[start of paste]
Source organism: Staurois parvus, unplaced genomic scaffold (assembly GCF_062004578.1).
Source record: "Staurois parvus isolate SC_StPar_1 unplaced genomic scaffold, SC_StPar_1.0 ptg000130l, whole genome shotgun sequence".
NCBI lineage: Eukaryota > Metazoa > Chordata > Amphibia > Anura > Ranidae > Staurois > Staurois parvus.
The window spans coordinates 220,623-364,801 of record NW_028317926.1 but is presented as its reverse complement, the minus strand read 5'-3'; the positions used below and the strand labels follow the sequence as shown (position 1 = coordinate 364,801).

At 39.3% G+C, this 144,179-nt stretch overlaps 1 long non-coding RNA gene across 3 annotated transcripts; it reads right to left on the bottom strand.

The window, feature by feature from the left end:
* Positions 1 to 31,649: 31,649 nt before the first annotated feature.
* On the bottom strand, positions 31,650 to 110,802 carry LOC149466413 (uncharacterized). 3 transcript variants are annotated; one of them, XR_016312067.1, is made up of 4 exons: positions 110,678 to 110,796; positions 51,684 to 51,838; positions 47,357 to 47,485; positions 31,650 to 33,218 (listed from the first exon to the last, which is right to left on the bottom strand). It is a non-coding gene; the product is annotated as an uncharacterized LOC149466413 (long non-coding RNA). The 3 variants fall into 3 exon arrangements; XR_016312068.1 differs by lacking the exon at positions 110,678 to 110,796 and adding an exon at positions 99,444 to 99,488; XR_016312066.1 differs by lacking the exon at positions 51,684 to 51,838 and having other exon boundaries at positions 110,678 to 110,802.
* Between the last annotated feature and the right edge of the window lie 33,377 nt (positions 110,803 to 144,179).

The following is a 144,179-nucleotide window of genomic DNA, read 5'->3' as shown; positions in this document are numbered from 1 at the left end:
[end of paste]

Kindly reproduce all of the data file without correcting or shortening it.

Source organism: Staurois parvus, unplaced genomic scaffold (assembly GCF_062004578.1).
Source record: "Staurois parvus isolate SC_StPar_1 unplaced genomic scaffold, SC_StPar_1.0 ptg000130l, whole genome shotgun sequence".
NCBI lineage: Eukaryota > Metazoa > Chordata > Amphibia > Anura > Ranidae > Staurois > Staurois parvus.
The window spans coordinates 220,623-364,801 of record NW_028317926.1 but is presented as its reverse complement, the minus strand read 5'-3'; the positions used below and the strand labels follow the sequence as shown (position 1 = coordinate 364,801).

At 39.3% G+C, this 144,179-nt stretch overlaps 1 long non-coding RNA gene across 3 annotated transcripts; it reads right to left on the bottom strand.

The window, feature by feature from the left end:
* Positions 1 to 31,649: 31,649 nt before the first annotated feature.
* On the bottom strand, positions 31,650 to 110,802 carry LOC149466413 (uncharacterized). 3 transcript variants are annotated; one of them, XR_016312067.1, is made up of 4 exons: positions 110,678 to 110,796; positions 51,684 to 51,838; positions 47,357 to 47,485; positions 31,650 to 33,218 (listed from the first exon to the last, which is right to left on the bottom strand). It is a non-coding gene; the product is annotated as an uncharacterized LOC149466413 (long non-coding RNA). The 3 variants fall into 3 exon arrangements; XR_016312068.1 differs by lacking the exon at positions 110,678 to 110,796 and adding an exon at positions 99,444 to 99,488; XR_016312066.1 differs by lacking the exon at positions 51,684 to 51,838 and having other exon boundaries at positions 110,678 to 110,802.
* Between the last annotated feature and the right edge of the window lie 33,377 nt (positions 110,803 to 144,179).

The following is a 144,179-nucleotide window of genomic DNA, read 5'->3' as shown; positions in this document are numbered from 1 at the left end: